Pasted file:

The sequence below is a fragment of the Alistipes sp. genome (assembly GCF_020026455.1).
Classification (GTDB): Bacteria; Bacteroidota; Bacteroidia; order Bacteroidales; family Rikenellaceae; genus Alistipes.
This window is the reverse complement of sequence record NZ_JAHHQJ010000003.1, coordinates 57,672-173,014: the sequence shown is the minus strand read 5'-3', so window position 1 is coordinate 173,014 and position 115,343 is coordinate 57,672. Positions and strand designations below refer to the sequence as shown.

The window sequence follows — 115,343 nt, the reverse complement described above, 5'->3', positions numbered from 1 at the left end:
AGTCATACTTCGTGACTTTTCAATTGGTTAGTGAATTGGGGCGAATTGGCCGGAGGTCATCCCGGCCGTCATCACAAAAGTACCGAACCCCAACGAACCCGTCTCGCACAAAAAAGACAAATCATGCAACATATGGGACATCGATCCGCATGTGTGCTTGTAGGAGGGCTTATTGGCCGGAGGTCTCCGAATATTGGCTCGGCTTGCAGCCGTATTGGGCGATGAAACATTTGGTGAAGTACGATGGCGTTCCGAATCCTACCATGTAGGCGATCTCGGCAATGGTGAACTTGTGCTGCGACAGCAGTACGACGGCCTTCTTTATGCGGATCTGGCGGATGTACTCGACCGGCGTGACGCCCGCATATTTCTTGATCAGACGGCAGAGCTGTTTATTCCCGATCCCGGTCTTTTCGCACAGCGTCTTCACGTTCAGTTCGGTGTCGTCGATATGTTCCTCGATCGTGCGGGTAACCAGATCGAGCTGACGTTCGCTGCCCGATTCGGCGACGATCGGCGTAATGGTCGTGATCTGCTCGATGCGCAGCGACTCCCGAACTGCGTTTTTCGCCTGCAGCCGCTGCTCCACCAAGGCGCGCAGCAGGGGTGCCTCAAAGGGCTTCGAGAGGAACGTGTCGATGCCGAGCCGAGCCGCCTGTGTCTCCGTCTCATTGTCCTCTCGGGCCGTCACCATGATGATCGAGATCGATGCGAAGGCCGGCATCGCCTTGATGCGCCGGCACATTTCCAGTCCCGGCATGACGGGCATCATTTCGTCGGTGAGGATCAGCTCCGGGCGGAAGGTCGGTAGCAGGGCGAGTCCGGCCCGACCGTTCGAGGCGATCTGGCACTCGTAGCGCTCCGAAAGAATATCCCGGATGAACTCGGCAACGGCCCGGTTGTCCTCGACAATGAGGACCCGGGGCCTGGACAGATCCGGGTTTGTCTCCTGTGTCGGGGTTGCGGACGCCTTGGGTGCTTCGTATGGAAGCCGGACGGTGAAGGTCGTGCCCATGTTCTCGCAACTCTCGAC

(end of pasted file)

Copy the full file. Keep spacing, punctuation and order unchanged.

The sequence below is a fragment of the Alistipes sp. genome (assembly GCF_020026455.1).
Classification (GTDB): Bacteria; Bacteroidota; Bacteroidia; order Bacteroidales; family Rikenellaceae; genus Alistipes.
This window is the reverse complement of sequence record NZ_JAHHQJ010000003.1, coordinates 57,672-173,014: the sequence shown is the minus strand read 5'-3', so window position 1 is coordinate 173,014 and position 115,343 is coordinate 57,672. Positions and strand designations below refer to the sequence as shown.

The window sequence follows — 115,343 nt, the reverse complement described above, 5'->3', positions numbered from 1 at the left end:
AGTCATACTTCGTGACTTTTCAATTGGTTAGTGAATTGGGGCGAATTGGCCGGAGGTCATCCCGGCCGTCATCACAAAAGTACCGAACCCCAACGAACCCGTCTCGCACAAAAAAGACAAATCATGCAACATATGGGACATCGATCCGCATGTGTGCTTGTAGGAGGGCTTATTGGCCGGAGGTCTCCGAATATTGGCTCGGCTTGCAGCCGTATTGGGCGATGAAACATTTGGTGAAGTACGATGGCGTTCCGAATCCTACCATGTAGGCGATCTCGGCAATGGTGAACTTGTGCTGCGACAGCAGTACGACGGCCTTCTTTATGCGGATCTGGCGGATGTACTCGACCGGCGTGACGCCCGCATATTTCTTGATCAGACGGCAGAGCTGTTTATTCCCGATCCCGGTCTTTTCGCACAGCGTCTTCACGTTCAGTTCGGTGTCGTCGATATGTTCCTCGATCGTGCGGGTAACCAGATCGAGCTGACGTTCGCTGCCCGATTCGGCGACGATCGGCGTAATGGTCGTGATCTGCTCGATGCGCAGCGACTCCCGAACTGCGTTTTTCGCCTGCAGCCGCTGCTCCACCAAGGCGCGCAGCAGGGGTGCCTCAAAGGGCTTCGAGAGGAACGTGTCGATGCCGAGCCGAGCCGCCTGTGTCTCCGTCTCATTGTCCTCTCGGGCCGTCACCATGATGATCGAGATCGATGCGAAGGCCGGCATCGCCTTGATGCGCCGGCACATTTCCAGTCCCGGCATGACGGGCATCATTTCGTCGGTGAGGATCAGCTCCGGGCGGAAGGTCGGTAGCAGGGCGAGTCCGGCCCGACCGTTCGAGGCGATCTGGCACTCGTAGCGCTCCGAAAGAATATCCCGGATGAACTCGGCAACGGCCCGGTTGTCCTCGACAATGAGGACCCGGGGCCTGGACAGATCCGGGTTTGTCTCCTGTGTCGGGGTTGCGGACGCCTTGGGTGCTTCGTATGGAAGCCGGACGGTGAAGGTCGTGCCCATGTTCTCGCAACTCTCGAC